I must congratulate you for your kindness to such persons who feel confused. A helping word is a great reassurance. Stay blessed. 🙂

  2. I think it’s wonderful that you are giving advice like this directly to people who have questions. And sharing it here is great because I know this situation is similar for so many people.

  3. Hi Lisa,
    Awesome advice!!! And–my hubby and this caring soul are two peas in a pods. Both love their significant other with all their heart and can’t stand to see them hurt.

    It’s taken a LONG time for hubby to embrace that the battles I face are “my divorce battles” and he’s finally come around to the best way to win is to be a positive, loving, supportive and safe place for me and the girls. Yes, he gets upset when my ex acts like a jacka$$, but he’s no longer trying to run the interference play. That’s my play. And I hope your reader hears how stressful it can be to feel judged or told they aren’t doing it the right way–that will only end up having his loved one burning at two ends of the candle–one, in dealing with the ex, and two, having to justify her decisions to the one person who is supposed to be ‘safe.”

    My heart goes out to her, and hope she can one day feel strong enough to raise more boundaries with the ex…for her sake and the kids’….it makes my heart hurt to see her in such struggles–i can totally relate since i’ve been there!! (I only respond to him via text and email, and even then it can be a drain. I keep trying to come from a place of: put the kids first, we have to make this work, i will take the high road, one day it will be better….
    even when !@#$ gets thrown at me. It takes a toll! So i can see where he’s coming from.)

    Anyway–thanks for the awesome post and advice!! Love and hugs!!

    1. Thanks, Jane. This is a tough situation because I get the boyfriend’s point of view and I also understand hers. 😛 Showing support doesn’t always mean taking action—I guess that’s the moral here. That’s awesome that your husband has come to understand that you are strong and can handle the problems without his direct involvement. I’m sure that has reduced a ton of stress for you and the girls. Of course, his intentions were all good. He can’t stand to see you suffer in any way. You’re doing an amazing job staying on that high road, Jane. You’re a role model!

  4. Hi Lisa,

    I like the advice you gave to “Dave.”

    It seems to me like men are always more likely to try to “do something” about problems and situations, whereas women are content to just have someone to talk to and be supportive rather than intervening.

    I guess it’s another Mars/Venus thing 🙂


    1. Hey Donna, that could very well be the Mars/Venus thing. Men are definitely more eager to ‘fix’ things for the ones they love. Although, I think this advice would come in handy for women, too.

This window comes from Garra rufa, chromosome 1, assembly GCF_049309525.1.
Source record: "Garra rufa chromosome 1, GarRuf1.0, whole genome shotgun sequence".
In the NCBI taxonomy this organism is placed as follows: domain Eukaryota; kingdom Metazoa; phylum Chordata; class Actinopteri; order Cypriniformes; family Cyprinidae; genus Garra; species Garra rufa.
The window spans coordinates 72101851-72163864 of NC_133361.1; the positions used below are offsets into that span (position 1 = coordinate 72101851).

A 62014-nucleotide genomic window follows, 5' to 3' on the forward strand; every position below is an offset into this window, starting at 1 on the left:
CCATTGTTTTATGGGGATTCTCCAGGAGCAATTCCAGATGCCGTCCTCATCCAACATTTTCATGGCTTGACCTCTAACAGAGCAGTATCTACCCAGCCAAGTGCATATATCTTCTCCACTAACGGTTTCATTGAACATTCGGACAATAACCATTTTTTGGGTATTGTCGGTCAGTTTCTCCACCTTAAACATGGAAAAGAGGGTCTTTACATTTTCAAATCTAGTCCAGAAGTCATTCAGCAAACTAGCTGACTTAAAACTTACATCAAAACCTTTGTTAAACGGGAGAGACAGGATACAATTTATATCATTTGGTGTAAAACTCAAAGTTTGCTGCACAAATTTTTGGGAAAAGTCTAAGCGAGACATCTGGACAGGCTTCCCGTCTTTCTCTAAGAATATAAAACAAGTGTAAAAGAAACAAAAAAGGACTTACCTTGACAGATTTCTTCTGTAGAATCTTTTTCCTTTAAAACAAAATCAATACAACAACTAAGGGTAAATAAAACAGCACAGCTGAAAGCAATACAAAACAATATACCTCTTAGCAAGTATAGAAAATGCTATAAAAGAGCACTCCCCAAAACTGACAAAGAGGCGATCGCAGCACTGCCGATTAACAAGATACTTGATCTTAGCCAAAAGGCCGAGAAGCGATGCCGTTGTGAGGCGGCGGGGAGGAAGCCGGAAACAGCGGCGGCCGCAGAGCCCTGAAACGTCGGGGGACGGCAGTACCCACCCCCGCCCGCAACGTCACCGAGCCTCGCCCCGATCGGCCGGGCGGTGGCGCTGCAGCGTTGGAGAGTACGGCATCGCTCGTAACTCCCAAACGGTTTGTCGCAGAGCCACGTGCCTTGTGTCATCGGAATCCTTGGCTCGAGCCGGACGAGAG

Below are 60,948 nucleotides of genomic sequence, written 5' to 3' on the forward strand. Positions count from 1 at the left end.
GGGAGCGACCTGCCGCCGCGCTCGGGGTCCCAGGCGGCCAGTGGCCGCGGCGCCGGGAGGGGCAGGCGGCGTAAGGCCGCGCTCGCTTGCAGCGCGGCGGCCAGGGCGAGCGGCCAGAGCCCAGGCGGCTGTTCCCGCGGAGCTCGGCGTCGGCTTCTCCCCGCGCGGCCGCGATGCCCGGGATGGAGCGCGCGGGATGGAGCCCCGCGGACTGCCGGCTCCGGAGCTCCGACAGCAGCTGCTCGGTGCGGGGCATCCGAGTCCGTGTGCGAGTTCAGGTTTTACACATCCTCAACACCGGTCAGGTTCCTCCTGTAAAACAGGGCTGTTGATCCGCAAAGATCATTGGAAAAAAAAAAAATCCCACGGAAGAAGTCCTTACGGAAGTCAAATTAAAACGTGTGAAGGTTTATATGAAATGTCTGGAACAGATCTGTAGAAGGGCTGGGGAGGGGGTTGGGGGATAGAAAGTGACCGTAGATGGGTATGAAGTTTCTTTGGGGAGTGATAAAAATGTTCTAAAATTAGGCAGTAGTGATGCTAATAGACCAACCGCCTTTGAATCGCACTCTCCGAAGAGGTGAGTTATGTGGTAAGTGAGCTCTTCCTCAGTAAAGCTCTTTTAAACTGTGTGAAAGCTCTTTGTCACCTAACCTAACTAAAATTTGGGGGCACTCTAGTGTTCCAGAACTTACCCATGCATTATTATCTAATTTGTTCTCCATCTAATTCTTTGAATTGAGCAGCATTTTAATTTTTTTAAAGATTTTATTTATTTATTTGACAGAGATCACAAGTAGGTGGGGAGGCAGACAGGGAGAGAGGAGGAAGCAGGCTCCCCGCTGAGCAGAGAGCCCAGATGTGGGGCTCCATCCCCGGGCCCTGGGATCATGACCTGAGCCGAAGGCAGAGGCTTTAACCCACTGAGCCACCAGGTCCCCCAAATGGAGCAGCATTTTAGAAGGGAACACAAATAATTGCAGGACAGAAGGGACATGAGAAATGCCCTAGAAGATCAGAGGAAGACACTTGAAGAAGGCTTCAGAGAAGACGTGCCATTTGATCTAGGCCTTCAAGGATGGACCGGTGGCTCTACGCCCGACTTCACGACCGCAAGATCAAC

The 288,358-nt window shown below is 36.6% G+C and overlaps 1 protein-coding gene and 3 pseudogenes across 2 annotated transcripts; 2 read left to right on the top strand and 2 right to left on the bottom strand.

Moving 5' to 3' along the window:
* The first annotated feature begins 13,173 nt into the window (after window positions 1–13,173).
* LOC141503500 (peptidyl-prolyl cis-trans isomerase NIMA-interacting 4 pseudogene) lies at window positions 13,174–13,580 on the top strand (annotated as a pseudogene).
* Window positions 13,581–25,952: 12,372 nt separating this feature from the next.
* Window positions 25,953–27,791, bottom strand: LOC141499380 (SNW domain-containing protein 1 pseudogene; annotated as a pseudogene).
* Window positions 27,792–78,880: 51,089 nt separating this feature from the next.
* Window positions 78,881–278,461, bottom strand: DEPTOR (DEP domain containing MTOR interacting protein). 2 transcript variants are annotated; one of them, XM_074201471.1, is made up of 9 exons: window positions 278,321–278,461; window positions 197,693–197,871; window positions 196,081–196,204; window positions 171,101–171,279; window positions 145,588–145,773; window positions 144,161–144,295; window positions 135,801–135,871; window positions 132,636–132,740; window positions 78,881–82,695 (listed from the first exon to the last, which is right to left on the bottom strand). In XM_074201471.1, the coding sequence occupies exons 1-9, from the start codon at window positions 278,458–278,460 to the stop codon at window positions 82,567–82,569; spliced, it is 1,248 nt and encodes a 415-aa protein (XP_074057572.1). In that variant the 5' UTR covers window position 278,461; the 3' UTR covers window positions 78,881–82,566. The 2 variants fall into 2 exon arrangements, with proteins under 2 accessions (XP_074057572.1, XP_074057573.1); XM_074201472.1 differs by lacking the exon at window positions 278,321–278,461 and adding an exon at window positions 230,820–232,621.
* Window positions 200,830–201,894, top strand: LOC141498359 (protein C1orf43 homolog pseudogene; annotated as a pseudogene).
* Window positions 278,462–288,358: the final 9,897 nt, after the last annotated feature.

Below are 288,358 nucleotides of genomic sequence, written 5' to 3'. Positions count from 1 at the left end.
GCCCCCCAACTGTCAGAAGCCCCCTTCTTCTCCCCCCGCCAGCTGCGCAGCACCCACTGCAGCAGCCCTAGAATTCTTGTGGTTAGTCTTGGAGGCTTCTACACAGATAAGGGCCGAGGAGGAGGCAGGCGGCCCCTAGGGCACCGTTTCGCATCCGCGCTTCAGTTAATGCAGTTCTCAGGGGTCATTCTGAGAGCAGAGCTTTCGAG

5. Hi Lisa! You gave excellent advice. While I haven’t been in that particular situation, I am married to a man I love and he sometimes feels the same need–to fix something I am challenged by. As you say, just being there to comfort me and allow me to talk things out is usually the best thing he can do. And if he tries to “fix it” that does make me feel like he thinks I can’t figure it out on my own. Thanks for this sound advice for this situation and so many others. ~Kathy

    1. Hi Kathy, right? They love to take action but especially where divorce is concerned, it only makes things more complicated. Trust and faith in her are key here.

    1. Hi Marcia, yes going through the divorce process is one of the most emotional experiences a person can go through (no matter who initiated it) and add new partners and it can get pretty tangled up. One good thing though is it does eventually end 🙂

  6. Unfortunately, when children are involved, the problems really do continue or escalate, huh?
    Your advice is spot-on. It boils my blood just to read!

    1. Hi Tamara, yes the children make it so that you ‘deal’ with one another long after the divorce is over. My question to myself used to be “will this matter five years from now?” if the answer was yes, I would take action or try to fix it. If the answer was no, I would try to let it go. That helps keep the escalation of conflict down.

  7. You’re right – his talking to the ex will only escalate the issue (and likely in ex’s mind prove his point). It does sound like she needs more help though. I understand the dilemma. Your advice was right – he needs to stay well out of it.

    1. Thanks, Liv. Yes, she definitely needs some support. Therapist and her beau’s support at home should be enough to get her through the tough spots.